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Climate Change Affects The Progress And Development Of Our Country: Cherian Thomas, CEO, World Vision India

“The need of the hour is to tackle disaster and the negative impact of climate change. We need to evolve community-based resilient models, reduce the gap between policy and practice and proactively implement state and district level plans with regard to climate change,” Mr. Ramesh Babu – Director Programmes, EFICOR

World Vision India (WVI), a grassroot humanitarian organization, on September 25th, organized a two day national conference on ‘Building Communities Resilient to Climate Change’ along with partner organizations of the Consortium on Climate Change & Natural Environment- EFICOR (Evangelical Fellowship of India Commission on Relief), Emmanuel Hospital Association (EHA) and AFPRO (Action for Food Production).  Mr. Roy Thomas, Joint Director, Ministry of Environment Forest and Climate Change inaugurated the event along with high-level dignitaries-- R K Jain, Member Secretary, National Disaster Management Authority; and Dr. J.P. Sharma, Joint Director, Indian Agricultural Research Institute. 

Mr. Roy Thomas, Joint Director, Ministry of Environment Forest and Climate Change, stated at the event “Any discussion on climate change is primarily aimed at how we can mitigate it and help the communities. It is very easy to formulate and prescribe policies, but how must we implement them? It is therefore important to understand the communities that are affected and the percentage of poor in them. Sustainable practices like carbon fasting and carbon reduction must be developed as to show commitment towards climate change, which the communities can adopt. Small practices like planting trees should be taught to the communities so that they can partner in climate adaptation and become resilient. Therefore, let us not be only policymakers, let us be doing what we preach.”

The conference was an opportunity to share and disseminate best practices on climate change mitigation, building the resilience of communities and scaling up proven models. Addressing the conference Mr. Cherian Thomas, National Director and CEO, World Vision India said, “Through our work during disasters and human emergencies we realize that urgent steps need to be taken to address the issue of climate change and its impact on communities, agriculture and livelihood. Climate change occurring because of calamities like floods, droughts, cyclones, earthquakes, etc., affect the progress and development of our country. We are confident that this conference will be an opportunity to discuss and share strategies for ensuring a sustainable future”.

Mr. Ramesh Babu – Director Programmes, EFICOR (The Evangelical Fellowship of India Commission on Relief) stated, “The need of the hour is to tackle disaster and the negative impact of climate change. We need to evolve community-based resilient models, reduce the gap between policy and practice and proactively implement state and district level plans with regard to climate change.”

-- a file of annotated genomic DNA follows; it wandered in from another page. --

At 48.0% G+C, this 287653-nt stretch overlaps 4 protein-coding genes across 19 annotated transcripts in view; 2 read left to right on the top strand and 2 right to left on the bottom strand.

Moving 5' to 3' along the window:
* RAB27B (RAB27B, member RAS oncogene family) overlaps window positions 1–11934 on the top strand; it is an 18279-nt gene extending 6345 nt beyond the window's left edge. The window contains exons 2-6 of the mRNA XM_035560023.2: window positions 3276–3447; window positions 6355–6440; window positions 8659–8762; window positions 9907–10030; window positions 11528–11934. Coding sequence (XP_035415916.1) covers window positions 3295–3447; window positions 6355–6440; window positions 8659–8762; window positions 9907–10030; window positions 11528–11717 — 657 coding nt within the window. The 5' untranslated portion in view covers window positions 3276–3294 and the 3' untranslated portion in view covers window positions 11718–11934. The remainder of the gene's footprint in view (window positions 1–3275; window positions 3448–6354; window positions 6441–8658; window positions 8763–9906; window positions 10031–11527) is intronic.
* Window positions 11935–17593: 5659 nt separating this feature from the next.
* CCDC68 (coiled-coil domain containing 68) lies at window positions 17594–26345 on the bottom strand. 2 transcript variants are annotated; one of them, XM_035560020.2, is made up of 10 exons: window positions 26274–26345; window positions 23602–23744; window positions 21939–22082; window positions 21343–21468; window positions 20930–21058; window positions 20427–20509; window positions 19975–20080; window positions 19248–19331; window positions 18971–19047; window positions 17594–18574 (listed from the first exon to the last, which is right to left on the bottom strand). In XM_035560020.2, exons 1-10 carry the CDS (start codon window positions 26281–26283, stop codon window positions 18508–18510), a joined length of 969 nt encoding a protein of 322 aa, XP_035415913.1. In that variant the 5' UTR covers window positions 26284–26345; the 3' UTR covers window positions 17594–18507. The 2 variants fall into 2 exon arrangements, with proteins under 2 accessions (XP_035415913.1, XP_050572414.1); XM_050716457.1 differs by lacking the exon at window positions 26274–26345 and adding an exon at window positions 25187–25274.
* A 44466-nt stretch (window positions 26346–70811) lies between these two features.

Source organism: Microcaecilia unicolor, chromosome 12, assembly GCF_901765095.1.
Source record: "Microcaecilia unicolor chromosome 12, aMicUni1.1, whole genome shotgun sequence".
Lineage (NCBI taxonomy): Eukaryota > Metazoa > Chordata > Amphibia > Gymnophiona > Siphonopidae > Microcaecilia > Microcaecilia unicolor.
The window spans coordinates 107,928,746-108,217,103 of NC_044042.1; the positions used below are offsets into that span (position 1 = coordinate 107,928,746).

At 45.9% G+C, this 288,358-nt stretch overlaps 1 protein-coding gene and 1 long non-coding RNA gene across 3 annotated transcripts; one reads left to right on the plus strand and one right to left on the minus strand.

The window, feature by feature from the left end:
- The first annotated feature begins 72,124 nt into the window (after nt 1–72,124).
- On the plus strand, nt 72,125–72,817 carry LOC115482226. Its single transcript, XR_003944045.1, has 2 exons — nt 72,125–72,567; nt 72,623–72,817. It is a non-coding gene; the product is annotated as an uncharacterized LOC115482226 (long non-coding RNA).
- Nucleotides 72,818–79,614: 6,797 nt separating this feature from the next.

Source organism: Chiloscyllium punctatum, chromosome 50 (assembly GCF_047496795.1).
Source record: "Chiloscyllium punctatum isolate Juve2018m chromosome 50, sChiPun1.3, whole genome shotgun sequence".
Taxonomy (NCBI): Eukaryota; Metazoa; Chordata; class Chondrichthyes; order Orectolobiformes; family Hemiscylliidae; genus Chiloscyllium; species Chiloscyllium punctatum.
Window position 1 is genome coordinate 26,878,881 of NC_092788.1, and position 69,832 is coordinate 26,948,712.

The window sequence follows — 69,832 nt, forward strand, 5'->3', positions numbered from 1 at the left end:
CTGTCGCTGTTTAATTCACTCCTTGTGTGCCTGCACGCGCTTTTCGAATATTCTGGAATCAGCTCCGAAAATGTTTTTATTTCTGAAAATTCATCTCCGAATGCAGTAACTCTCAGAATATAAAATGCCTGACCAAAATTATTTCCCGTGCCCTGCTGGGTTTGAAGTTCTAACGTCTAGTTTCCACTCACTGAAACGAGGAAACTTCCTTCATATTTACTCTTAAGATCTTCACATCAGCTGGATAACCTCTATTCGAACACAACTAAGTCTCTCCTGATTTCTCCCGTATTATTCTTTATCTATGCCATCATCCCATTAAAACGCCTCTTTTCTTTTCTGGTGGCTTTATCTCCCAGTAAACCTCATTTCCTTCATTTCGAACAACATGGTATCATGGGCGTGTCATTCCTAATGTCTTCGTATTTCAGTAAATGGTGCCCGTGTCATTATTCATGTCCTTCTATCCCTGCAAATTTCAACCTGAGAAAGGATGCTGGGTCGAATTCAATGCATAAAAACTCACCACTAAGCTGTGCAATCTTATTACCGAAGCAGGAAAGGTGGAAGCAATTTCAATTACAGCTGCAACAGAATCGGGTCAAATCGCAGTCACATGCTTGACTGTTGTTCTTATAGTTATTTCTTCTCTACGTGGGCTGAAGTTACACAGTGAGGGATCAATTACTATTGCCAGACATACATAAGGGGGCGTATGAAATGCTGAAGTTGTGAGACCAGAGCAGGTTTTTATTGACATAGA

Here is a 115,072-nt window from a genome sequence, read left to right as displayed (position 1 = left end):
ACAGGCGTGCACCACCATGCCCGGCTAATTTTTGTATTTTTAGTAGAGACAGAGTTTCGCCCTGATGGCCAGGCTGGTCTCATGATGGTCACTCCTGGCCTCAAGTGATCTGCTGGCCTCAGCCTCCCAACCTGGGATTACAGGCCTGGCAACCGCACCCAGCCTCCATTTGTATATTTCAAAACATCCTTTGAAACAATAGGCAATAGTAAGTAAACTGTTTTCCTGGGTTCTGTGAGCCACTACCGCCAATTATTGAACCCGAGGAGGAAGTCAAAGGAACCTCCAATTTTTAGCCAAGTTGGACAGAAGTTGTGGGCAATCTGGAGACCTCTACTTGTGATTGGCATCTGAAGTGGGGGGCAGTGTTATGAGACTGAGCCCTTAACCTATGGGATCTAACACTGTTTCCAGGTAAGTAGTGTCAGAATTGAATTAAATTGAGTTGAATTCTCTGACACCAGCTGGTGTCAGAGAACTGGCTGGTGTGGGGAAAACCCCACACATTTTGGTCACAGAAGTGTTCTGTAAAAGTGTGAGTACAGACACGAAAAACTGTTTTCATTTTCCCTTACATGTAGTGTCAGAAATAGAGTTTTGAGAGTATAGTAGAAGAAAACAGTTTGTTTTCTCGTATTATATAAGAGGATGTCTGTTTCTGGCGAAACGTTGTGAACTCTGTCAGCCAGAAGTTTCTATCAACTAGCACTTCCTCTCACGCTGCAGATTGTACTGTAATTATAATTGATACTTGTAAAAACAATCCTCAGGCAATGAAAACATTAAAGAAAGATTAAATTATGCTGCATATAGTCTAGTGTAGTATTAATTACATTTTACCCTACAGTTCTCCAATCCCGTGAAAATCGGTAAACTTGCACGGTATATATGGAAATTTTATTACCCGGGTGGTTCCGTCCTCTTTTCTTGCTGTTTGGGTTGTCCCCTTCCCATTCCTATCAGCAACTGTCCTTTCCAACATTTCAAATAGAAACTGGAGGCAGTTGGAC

The conference is spread over six sessions from 25th September and 26th September 2017. The two days conference include sessions on ‘Climate Smart Agriculture and Sustainable Livelihoods in a changing climatic scenario’, ‘Energy efficiency & Renewable energy - a catalyst to rural development’, ‘Community Health & Climate Change’, ‘Community Preparedness & Innovative response mechanism to climate-induced disasters’.

During the session on Climate Smart Agriculture and Sustainable Livelihoods in a changing climatic scenario, the findings of a study by Dr. Binu Mathew (Director, TARU Leading Edge, New Delhi) funded by World Vision India, on Agricultural Vulnerability & Risk due to Climatic Changes - in the districts of the primarily agricultural state of Chhattisgarh, Durg and Bilaspur were shown. The report studied the resilience of landholding farmers vis-a-vis farmers vulnerable to climate disruption in planting rice, wheat, small millets, and pulses. This was followed by World Vision’s intervention focus and recommendations.

The conference intends to facilitate scaling up of best practices among vulnerable communities of the country and put forward innovative ideas and solutions for tackling on-ground challenges and policy formulations.

The impact of climate change in India cannot be ignored. India incurs losses of about $ 9-10 billion annually due to extreme weather events. Extreme weather events have displaced 3.65 million people in India. Crop yields are to fall significantly because of extreme heat by the 2040s and lead to alterations in the flows of the Indus, Ganges, and Brahmaputra rivers significantly impacting livelihoods of millions of people.


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climate change World Vision India Roy Thomas


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